In the Thermafil technique (group I), a size 30 verifier was placed in the root canal to the working length. This length was then transferred to a Thermafil carrier. After drying the canal, Sealer 26 (Dentsply, Petropolis, Brazil) was applied to the walls and the obturator was heated and then inserted into the canal to the working length. The carrier was cut at the canal orifice using a diamond bur number 1014 (KG Sorensen, Barueri, Brazil).A radiograph was taken with the X-ray cone positioned perpendicular to the tooth in the buccolingual direction.

Thermomechanical compaction (group II).
After selection of the master cone and the Gutta Compactor of the same size, Sealer 26 was applied to the root canal walls. The master cone (size40,Tanari,Tanariman, Manacapuru, Brazil) was cemented at the working length, and space created with a finger spreader. The compactor was introduced and then activated until the heat caused by the friction of the compactor with the root dentine softened the gutta-percha. The compactor was removed and the gutta-percha was compacted vertically using a size 1 vertical plugger. Excess material was removed with a heated vertical plugger. A radiograph was then taken as described previously.

Lateral condensation (group III).
After application of sealer to the canal walls and cementation of a size 40 master cone, space was created with the aid of a spreader, and accessory cones inserted until the canal was full. Excess material was removed with a heated vertical plugger and radiographs were again taken as described previously.

Removal of fillings with the 0.04 ProFile System.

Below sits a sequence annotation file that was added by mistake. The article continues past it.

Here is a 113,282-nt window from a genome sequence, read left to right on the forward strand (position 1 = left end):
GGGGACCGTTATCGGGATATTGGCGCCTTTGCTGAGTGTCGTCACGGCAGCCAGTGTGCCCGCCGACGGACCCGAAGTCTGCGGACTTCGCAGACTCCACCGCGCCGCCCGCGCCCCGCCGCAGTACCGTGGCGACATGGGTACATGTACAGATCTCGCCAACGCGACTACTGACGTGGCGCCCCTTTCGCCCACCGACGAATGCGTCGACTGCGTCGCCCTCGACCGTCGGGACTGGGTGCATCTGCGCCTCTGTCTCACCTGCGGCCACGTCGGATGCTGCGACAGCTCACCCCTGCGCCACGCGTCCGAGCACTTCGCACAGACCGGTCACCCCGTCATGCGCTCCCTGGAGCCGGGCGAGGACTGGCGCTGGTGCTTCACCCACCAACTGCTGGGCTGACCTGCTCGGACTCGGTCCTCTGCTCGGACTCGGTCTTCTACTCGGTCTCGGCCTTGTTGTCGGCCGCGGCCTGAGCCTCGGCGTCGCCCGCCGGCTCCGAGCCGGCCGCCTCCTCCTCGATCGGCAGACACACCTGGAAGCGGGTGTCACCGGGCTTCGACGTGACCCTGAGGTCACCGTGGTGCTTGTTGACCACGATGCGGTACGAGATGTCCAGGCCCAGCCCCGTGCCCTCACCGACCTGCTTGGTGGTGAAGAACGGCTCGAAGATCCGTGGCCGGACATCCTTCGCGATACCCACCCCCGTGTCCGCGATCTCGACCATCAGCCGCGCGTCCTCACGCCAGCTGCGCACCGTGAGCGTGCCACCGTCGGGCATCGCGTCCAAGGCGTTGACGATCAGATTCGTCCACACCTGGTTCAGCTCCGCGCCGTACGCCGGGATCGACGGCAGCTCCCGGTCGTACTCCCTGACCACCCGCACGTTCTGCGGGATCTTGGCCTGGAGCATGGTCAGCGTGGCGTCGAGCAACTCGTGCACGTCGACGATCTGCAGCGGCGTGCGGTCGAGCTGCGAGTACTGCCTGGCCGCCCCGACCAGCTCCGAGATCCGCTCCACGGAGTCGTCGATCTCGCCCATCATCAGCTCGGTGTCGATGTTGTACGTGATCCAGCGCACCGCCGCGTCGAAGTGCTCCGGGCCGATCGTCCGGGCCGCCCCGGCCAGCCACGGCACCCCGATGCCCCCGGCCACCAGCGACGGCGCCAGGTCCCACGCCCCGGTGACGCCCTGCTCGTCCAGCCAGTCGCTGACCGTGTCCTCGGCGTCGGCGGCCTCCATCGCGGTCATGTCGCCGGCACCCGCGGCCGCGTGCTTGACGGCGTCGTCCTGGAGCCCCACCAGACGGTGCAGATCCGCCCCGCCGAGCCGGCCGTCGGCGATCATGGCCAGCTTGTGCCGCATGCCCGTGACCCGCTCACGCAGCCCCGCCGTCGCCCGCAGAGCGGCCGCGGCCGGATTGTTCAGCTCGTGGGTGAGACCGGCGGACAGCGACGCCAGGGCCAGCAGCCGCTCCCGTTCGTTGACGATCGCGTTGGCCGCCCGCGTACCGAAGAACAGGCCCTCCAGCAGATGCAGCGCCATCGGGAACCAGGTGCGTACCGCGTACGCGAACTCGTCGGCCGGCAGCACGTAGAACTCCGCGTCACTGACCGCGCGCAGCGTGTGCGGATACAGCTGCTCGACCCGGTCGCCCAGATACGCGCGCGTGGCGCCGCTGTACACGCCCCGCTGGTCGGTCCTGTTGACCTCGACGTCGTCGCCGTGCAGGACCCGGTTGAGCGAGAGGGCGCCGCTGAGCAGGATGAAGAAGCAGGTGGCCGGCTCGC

All teeth were stored dry at room temperature. Two weeks later, the filling of all specimens was removed using the 0.04 ProFile system (Dentsply Maillefer). A size 90 ProFile instrument followed by sizes 60, 45, 40, 35 and 30was used at a speed of 300 rpm in a crown-down manner to the previously established working length. One series of ProFile instruments was used per group. The time required to remove filling material and achieve the working length was recorded. Radiographs were again taken in the buccolingual direction with the Xray cone positioned perpendicular to the tooth to evaluate the effectiveness of this procedure.
After removing the filling material, the teeth were grooved longitudinally with caborundum disks and split with a chisel. A hyper colour video camera (10x) (Sony, Tokyo, Japan) connected to a colour video printer (Mavigraph 1B 1200 A, Sony) recorded and then printed images from the cut specimens. This equipment also amplified the images to analyse the quality of removal of filling material in each group. Two examiners, who were unaware of the origin of the experimental groups, recorded the quality of filling removal from each third of the root in terms of the absence or presence of filling material (indicated by colour of remaining material). They also sought to identify Thermafil plastic carrier (group I) because the literature refers to the difficulty in removing carriers of this system.
The time required to remove the fillings was recorded and submitted to statistical analysis (anova and Tukey’s test).